What to do when you have concerns about your baby's immunizations

It’s understandable for new parents to have reservations about vaccinations and their baby’s health. After all, most parents have heard arguments from both sides of the vaccination debate. On one hand, vaccinations protect your baby from serious and deadly diseases. Diseases like mumps, rubella, measles, diphtheria, tetanus, and even whooping cough have been nearly eradicated because of life-saving vaccinations. On the other hand, it seems like everywhere you turn someone has a story about someone they knew that may have experienced an adverse reaction to a vaccine. Here’s what to do when you have concerns about vaccines for your baby.

Every vaccine can have physical responses

Although most responses to vaccines are minor, every vaccine carries that potential as it stimulates the immune system. Minor physical responses that might affect your baby include:

  • Fussiness
  • Soreness at the injection site
  • Low-grade fever
  • Headache
  • Fatigue
  • Loss of appetite

In rare cases, your baby might experience a more severe response to an immunization. Some possible severe responses might include:

  • Neurological reaction (such as seizures caused by a high fever)
  • Anaphylactic reaction (severe allergic)

Timing and number of vaccinations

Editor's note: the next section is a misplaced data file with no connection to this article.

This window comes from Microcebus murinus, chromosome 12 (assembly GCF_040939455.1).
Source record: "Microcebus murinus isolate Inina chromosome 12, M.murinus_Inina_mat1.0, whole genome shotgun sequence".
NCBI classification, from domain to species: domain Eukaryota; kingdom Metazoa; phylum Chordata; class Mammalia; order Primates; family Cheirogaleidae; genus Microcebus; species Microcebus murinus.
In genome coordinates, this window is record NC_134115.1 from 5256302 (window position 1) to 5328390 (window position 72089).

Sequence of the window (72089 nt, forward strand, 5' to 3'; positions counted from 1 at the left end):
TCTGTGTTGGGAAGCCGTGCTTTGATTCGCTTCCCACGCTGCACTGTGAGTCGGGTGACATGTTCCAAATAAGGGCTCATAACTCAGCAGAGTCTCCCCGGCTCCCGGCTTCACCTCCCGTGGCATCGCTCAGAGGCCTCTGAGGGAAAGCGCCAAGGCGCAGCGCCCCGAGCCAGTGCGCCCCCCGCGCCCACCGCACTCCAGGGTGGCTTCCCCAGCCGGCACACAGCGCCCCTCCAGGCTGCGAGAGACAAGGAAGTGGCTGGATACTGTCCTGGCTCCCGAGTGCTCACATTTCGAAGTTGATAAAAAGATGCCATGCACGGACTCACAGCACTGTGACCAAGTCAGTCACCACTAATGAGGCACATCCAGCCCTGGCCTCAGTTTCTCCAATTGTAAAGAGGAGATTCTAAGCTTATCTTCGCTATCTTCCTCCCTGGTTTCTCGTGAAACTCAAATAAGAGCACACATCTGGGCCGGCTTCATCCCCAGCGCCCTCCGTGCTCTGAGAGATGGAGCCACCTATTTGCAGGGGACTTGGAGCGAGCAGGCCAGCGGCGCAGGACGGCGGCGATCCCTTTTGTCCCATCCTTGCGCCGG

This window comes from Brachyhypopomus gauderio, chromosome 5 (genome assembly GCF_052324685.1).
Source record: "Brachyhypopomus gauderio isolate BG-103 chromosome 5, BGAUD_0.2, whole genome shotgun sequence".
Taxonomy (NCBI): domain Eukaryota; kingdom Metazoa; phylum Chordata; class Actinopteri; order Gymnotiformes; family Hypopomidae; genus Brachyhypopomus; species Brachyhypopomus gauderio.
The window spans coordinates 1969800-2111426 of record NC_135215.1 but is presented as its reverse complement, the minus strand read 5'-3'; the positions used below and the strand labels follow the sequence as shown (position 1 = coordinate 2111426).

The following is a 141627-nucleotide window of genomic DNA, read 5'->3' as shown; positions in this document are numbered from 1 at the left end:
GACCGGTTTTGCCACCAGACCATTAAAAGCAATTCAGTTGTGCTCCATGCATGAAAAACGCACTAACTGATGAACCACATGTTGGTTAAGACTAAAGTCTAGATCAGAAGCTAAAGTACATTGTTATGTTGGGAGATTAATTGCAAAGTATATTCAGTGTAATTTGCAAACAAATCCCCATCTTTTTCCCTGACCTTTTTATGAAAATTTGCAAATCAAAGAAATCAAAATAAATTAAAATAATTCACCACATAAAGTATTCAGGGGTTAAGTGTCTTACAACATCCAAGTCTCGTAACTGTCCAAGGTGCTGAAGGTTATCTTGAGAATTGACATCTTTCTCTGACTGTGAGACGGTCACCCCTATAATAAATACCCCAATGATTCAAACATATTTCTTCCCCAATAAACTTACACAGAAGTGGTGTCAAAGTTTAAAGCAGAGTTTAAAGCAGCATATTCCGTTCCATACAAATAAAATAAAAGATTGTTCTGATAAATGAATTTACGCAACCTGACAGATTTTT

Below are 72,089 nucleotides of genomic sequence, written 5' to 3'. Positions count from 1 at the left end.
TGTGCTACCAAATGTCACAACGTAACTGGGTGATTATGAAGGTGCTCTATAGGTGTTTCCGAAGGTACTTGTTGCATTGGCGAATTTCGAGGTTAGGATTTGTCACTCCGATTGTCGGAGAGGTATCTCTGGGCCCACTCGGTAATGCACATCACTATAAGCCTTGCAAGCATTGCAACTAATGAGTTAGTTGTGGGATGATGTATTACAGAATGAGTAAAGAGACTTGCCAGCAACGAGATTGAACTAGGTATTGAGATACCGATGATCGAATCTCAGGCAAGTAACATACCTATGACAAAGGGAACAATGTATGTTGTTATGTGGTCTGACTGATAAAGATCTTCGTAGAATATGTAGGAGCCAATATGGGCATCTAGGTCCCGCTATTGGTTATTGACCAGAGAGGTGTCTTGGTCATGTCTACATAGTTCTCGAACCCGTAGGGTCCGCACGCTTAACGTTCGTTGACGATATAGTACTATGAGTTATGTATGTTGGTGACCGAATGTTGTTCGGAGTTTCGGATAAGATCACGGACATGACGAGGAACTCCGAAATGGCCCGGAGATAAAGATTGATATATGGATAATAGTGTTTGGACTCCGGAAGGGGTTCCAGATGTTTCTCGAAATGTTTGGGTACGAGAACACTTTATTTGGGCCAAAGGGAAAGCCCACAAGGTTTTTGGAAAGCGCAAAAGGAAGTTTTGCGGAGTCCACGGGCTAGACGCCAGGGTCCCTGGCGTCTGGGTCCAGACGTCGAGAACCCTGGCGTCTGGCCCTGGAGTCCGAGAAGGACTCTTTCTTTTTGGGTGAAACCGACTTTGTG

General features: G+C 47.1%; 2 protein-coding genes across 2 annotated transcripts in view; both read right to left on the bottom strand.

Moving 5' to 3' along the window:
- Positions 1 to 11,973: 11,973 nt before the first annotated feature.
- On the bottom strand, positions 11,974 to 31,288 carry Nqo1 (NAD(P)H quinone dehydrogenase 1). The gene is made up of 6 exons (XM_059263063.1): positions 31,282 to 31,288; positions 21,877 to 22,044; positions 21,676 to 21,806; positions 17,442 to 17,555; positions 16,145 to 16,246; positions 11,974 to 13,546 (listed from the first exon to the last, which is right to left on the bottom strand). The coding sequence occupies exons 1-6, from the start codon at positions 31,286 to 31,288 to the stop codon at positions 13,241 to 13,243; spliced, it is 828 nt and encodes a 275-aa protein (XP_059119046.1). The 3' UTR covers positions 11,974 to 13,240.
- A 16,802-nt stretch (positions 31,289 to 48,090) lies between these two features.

It seems like as soon as your baby is born, vaccines are offered. You might feel nervous about pushing vaccines onto your child at so young an age. But, the timing of vaccines has been studied extensively. In fact, most of the diseases that vaccines protect against affect young infants. You could wait to administer vaccines, but if you do, you may be putting your child at risk. 

Vaccines protect against viruses and bacteria. They show portions of the virus or bacteria – called antigens – to the immune system to educate it how to quickly attack and get rid of the real virus or bacteria. Vaccines cannot give you an infection.

It can also seem like there are a lot of vaccines all at once. You might worry about your baby’s immune system being able to handle all of the vaccines. But, the number of antigens your child will get from a vaccine is a small percentage of what they’ll come into contact within any given day.

Additionally, many parents push their doctors to administer vaccines in a delayed schedule. This technique is used for children who are at a higher risk to experience side-effects from vaccines. Unless there's a known health concern, it’s best to stick with the tested and established vaccine schedule set out by your doctor. 

What to do if you have concerns

The best place to find answers about your baby’s immunizations is your child’s doctor. A trusted pediatrician or family physician can answer your questions about timing, conditions, and potential deterrents that might keep your baby from receiving immunizations. These deterrents can include:

  • Your baby has already had the disease the vaccination would protect against (i.e. chickenpox).
  • Your baby or a close family member being immune-compromised.
  • Your baby has a degenerative brain disorder.
  • Your baby has an allergy to the vaccine or vaccine components.

Discuss allergies with your child’s doctor. For example, if your baby is allergic to eggs or certain types of antibiotics you should let your doctor know before any vaccinations are administered. Vaccines can contain small amounts of these allergens. Talking to your child’s doctor will help you get the answers you need about vaccines and your baby.